“Slipping the surly bonds of Earth” has been a dream of mine ever since I was five, when my parents took me to my first airshow.
Also around then I flew for the first time (in a commuter prop plane from Connecticut to Pennsylvania). It was a thrilling adventure, although I remember that the buzzing propellers were a bit scary.
Alas, I would not repeat that experience until I turned sixteen and flew to Huntsville, AL to attend Space Academy. The following year I discovered that my high school’s adult education program included pilot ground school. How cool! Attending that class, I learned a lot about the theory of flying over the course of several weeks, but I could not afford to complement it with the practical component of flight training in a real airplane. A part-time job as a short-order cook only goes so far!
Fast forward to last year, when we decided to invest almost half of our retirement savings in ourselves right now, rather than sitting on it and waiting for some distant, uncertain future. It started out as a decision for both of us to take a break from our respective careers and to spend a few years exploring the world and thinking about what we wanted to do next. Although we needed to wait many months before we could embark on our trip due to prior commitments, we immediately began focusing our time and energy on some of our smaller dreams. We created 6-month dreamlines for ourselves, and mine included such goals as running the San Jose half marathon and preparing for the Fundamentals of Engineering exam, the first step toward a Professional Engineer license. Around September of last year, after a few months of working toward those dreams, Kate booked an introductory flight lesson for my 35th birthday. I was hooked on flying once again! I gave myself permission to add a Private Pilot license to my dreamline, and in late October, after I passed the engineering exam and set a personal record in the half marathon, I began my flight training in earnest.
There is a lot of material for a student pilot to study, practice, and master before the FAA will issue them a license. To avoid overwhelming new students, the first half (or more) of a typical flight training program focuses on the relatively simple scenario of flying from your home airport to a practice area (somewhere away from congested population areas) during the daytime with excellent weather conditions. Nevertheless, even this simple scenario involves learning a lot of new skills. For example, a car has only two primary controls: the steering wheel and the gas/brake pedals. I am lumping the gas and brakes together, since they do the opposite of each other and you never use both at the same time. A car also has one primary driving instrument: the speedometer. By comparison, an airplane has four primary controls (roll, pitch, yaw, and power) and six flight instruments (airspeed, vertical speed, altimeter, attitude, heading, and turn coordinator). A pilot must know how to use all of them to perform a variety of maneuvers, including takeoffs, landings, and flying the plane straight and level (initially this is a little harder than it looks). If that’s not enough to learn, a new pilot also has to talk on the radio with air traffic control and be prepared to handle a number of emergency procedures, such as engine failures and fires. Once a student demonstrates that they can safely perform this simple flight without needing help, then their instructor endorses them to solo, which means that the student is legally permitted to fly alone to the practice area and back. Soloing is a significant milestone!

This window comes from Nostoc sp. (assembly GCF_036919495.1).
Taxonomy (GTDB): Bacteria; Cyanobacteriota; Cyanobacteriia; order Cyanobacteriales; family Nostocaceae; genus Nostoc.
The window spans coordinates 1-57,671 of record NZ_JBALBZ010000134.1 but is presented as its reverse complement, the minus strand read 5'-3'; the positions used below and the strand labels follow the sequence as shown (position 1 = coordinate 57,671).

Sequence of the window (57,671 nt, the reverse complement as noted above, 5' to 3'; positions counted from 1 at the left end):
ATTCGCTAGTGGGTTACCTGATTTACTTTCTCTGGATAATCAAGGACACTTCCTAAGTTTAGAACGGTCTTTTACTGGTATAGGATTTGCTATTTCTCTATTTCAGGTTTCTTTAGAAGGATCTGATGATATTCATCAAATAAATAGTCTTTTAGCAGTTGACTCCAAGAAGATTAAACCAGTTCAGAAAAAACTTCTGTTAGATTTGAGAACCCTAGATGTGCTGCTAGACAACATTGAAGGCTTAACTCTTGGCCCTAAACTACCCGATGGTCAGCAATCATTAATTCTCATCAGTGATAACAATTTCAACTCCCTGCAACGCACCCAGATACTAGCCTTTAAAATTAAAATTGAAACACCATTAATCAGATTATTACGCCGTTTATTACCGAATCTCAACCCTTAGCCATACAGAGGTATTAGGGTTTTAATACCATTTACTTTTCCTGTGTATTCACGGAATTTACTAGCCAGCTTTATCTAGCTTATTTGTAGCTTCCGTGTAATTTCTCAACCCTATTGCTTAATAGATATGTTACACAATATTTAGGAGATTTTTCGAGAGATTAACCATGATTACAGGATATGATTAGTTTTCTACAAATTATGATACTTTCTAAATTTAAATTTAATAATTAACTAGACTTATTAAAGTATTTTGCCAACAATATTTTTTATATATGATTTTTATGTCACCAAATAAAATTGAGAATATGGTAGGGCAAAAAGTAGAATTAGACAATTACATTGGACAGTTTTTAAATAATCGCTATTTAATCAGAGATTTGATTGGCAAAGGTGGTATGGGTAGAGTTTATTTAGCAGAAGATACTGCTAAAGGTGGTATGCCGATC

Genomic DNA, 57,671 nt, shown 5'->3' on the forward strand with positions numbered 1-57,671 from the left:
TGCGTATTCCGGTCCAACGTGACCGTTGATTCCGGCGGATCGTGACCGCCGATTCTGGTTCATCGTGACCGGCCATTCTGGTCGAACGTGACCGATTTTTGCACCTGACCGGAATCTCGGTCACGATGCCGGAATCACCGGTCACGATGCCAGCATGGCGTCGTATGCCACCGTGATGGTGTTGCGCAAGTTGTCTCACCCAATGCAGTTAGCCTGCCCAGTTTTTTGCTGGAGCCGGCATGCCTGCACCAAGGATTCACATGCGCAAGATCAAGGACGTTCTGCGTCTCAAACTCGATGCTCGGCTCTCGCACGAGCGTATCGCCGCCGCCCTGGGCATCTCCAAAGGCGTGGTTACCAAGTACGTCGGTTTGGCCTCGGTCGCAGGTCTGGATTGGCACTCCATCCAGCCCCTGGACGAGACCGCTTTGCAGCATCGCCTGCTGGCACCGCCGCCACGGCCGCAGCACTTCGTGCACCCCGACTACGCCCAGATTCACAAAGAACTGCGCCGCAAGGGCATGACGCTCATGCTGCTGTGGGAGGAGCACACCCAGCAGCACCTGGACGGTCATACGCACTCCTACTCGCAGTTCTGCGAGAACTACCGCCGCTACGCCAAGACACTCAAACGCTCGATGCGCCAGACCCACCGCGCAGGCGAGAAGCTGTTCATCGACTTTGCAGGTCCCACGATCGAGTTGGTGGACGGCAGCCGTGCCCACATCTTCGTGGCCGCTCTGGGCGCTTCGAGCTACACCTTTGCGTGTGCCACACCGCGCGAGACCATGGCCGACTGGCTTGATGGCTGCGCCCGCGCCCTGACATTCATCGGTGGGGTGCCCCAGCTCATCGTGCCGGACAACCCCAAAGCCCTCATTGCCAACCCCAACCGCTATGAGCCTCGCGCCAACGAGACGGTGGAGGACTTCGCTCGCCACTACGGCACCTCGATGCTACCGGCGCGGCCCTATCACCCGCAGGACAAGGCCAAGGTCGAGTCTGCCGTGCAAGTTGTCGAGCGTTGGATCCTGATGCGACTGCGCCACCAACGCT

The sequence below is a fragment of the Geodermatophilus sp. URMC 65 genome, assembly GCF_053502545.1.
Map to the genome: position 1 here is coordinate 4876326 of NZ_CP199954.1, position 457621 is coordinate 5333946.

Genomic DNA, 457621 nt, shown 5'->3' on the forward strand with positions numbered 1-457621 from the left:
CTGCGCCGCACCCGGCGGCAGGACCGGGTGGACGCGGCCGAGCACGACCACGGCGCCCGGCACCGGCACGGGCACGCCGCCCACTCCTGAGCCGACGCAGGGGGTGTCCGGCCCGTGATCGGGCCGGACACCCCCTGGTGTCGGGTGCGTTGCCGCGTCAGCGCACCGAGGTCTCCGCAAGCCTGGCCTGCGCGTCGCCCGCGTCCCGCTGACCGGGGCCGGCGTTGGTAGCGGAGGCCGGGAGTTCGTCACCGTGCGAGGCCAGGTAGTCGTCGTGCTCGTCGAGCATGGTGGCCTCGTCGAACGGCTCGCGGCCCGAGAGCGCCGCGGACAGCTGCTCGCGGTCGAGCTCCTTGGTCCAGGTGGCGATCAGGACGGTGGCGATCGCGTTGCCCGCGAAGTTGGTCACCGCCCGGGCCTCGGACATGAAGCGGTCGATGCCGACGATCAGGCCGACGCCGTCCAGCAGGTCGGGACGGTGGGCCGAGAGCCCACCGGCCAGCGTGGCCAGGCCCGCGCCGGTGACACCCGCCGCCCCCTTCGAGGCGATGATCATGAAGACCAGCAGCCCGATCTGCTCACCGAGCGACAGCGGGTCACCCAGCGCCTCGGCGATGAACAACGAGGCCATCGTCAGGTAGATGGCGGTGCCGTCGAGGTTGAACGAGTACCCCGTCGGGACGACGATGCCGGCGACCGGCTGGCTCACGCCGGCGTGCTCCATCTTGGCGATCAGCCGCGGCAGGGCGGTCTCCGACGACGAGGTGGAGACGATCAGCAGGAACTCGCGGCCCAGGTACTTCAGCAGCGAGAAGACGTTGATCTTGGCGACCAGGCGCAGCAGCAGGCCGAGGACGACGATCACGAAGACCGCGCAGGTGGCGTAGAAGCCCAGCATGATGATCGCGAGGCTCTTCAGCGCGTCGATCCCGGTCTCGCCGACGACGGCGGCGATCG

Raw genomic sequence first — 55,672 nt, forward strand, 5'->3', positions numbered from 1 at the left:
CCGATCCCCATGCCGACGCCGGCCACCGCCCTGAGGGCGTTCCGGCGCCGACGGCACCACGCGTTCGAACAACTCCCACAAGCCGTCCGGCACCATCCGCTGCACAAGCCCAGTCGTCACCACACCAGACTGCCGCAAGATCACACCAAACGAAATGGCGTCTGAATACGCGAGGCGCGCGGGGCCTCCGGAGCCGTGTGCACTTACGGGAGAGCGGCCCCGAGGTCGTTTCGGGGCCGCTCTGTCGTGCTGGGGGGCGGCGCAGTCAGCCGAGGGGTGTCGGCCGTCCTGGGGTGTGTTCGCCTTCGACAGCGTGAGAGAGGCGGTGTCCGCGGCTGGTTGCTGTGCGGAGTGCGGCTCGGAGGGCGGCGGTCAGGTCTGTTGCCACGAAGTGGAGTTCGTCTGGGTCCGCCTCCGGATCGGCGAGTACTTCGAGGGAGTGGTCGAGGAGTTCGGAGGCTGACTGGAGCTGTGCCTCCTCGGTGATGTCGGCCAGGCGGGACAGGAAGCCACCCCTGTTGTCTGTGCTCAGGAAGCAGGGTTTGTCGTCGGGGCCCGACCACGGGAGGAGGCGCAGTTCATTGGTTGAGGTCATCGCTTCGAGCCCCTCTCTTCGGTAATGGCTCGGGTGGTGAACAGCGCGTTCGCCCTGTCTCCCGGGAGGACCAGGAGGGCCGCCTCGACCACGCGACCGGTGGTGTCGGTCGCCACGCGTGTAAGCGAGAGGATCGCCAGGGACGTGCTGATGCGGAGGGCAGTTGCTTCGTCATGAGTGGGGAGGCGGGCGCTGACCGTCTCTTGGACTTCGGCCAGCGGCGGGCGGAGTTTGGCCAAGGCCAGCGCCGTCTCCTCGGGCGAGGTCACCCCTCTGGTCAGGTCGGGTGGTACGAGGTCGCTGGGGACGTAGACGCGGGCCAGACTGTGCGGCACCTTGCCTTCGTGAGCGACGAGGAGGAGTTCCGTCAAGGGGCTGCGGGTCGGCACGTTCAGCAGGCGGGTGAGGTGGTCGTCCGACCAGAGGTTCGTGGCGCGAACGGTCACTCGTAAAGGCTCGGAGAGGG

Early on, I intended to finish my flight training before we embarked on our world tour. To ensure that I stayed on track toward this goal, I wanted to solo before Christmas. However, it took me a bit longer than expected to master landings, and the holidays came and went before I was ready to take to the skies by myself. By that time winter weather had arrived in full force, which in Northern California means torrential rain, low clouds, and poor visibility. Not exactly weather conditions that I can handle anytime soon! On top of that, I had to schedule a phase check with a very popular flight instructor. The flying club from which I rent airplanes requires that I demonstrate my safe flying skills to a flight instructor of their choice before they’ll let me solo in one of their planes, and the phase check instructor to whom they assigned me had a jam-packed calendar. It took several weeks to coordinate his schedule with mine and Mother Nature’s, but I eventually got my chance to prove to him that I have the “right stuff.”
Now I’m just waiting for a good day to actually do my first solo. I expected the big day to be last Wednesday, but as fate would have it, there was a tragic accident that morning at my home airport (very rare). An airplane crashed in heavy fog shortly after takeoff, taking out a power transmission line along with it. The fog cleared up later in the day, so I flew with my instructor once again. It was interesting. The control tower lost power, and we used “nontowered” procedures for coordinating with other aircraft near the airport. I had only done this once before, at an airport out in the sticks, where I was the only pilot in the traffic pattern. A nontowered airport in the San Francisco Bay Area is a completely different story! By the end of the lesson, I got pretty good at spitting out what I needed to say when I needed to say it (e.g., “Palo Alto Traffic, Cessna Niner Tango Whiskey turning final for runway 31, Palo Alto”), but I was not yet ready to solo in that situation. Then winter weather returned. That was last week; I’ll catch my elusive solo soon…